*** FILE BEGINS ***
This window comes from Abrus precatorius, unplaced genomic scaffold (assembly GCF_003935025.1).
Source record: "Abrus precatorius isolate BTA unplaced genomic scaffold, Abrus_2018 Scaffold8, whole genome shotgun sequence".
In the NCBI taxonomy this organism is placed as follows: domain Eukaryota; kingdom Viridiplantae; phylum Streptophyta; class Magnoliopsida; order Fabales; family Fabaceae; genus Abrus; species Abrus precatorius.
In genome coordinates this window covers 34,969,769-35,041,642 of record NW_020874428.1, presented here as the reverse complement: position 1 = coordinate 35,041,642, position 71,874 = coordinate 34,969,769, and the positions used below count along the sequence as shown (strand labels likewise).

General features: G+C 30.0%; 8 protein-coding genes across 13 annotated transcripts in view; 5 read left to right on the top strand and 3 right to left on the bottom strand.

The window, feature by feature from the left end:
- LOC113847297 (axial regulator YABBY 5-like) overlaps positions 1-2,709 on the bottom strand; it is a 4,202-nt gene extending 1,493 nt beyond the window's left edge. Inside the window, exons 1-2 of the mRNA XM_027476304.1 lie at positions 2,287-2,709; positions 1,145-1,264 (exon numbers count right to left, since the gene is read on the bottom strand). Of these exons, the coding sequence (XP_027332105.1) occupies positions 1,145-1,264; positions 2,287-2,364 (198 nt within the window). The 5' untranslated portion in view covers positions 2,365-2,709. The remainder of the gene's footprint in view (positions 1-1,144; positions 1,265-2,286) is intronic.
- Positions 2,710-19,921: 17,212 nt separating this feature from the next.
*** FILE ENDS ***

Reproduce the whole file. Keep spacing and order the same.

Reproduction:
This window comes from Abrus precatorius, unplaced genomic scaffold (assembly GCF_003935025.1).
Source record: "Abrus precatorius isolate BTA unplaced genomic scaffold, Abrus_2018 Scaffold8, whole genome shotgun sequence".
In the NCBI taxonomy this organism is placed as follows: domain Eukaryota; kingdom Viridiplantae; phylum Streptophyta; class Magnoliopsida; order Fabales; family Fabaceae; genus Abrus; species Abrus precatorius.
In genome coordinates this window covers 34,969,769-35,041,642 of record NW_020874428.1, presented here as the reverse complement: position 1 = coordinate 35,041,642, position 71,874 = coordinate 34,969,769, and the positions used below count along the sequence as shown (strand labels likewise).

General features: G+C 30.0%; 8 protein-coding genes across 13 annotated transcripts in view; 5 read left to right on the top strand and 3 right to left on the bottom strand.

The window, feature by feature from the left end:
- LOC113847297 (axial regulator YABBY 5-like) overlaps positions 1-2,709 on the bottom strand; it is a 4,202-nt gene extending 1,493 nt beyond the window's left edge. Inside the window, exons 1-2 of the mRNA XM_027476304.1 lie at positions 2,287-2,709; positions 1,145-1,264 (exon numbers count right to left, since the gene is read on the bottom strand). Of these exons, the coding sequence (XP_027332105.1) occupies positions 1,145-1,264; positions 2,287-2,364 (198 nt within the window). The 5' untranslated portion in view covers positions 2,365-2,709. The remainder of the gene's footprint in view (positions 1-1,144; positions 1,265-2,286) is intronic.
- Positions 2,710-19,921: 17,212 nt separating this feature from the next.